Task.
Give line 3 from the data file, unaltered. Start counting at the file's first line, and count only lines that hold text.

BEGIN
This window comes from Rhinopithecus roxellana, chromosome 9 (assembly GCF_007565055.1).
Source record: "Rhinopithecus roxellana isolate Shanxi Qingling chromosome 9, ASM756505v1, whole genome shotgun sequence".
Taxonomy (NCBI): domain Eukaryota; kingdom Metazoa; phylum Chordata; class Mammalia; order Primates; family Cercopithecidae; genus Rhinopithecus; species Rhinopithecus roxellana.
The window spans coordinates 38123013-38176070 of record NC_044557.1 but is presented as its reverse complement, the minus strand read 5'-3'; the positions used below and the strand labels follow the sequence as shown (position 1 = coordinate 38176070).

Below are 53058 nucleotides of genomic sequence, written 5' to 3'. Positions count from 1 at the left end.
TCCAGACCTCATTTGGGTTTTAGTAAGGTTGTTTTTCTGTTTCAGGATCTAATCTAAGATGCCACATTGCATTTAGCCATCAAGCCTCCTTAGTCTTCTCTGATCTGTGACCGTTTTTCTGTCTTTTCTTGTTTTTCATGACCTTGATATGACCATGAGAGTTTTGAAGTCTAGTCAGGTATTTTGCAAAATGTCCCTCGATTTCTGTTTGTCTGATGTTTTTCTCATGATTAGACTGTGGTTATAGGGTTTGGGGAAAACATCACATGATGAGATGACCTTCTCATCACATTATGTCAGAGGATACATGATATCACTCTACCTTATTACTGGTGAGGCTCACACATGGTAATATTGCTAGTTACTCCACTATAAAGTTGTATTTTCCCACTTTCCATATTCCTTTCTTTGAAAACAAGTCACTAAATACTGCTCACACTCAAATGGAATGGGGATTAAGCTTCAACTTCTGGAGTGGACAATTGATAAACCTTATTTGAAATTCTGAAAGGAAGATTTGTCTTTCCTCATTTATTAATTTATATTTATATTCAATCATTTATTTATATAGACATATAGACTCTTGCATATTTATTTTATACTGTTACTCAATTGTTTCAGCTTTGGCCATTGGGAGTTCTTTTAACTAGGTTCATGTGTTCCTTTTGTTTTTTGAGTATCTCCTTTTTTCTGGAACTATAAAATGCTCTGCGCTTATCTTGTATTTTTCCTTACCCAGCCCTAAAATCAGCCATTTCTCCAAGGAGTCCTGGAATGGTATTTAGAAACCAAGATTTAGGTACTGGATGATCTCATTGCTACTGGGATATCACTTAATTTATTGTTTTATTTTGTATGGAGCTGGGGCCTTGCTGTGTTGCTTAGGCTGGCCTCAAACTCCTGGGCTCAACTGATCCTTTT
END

Taxonomy (NCBI): domain Eukaryota; kingdom Metazoa; phylum Chordata; class Mammalia; order Primates; family Cercopithecidae; genus Rhinopithecus; species Rhinopithecus roxellana.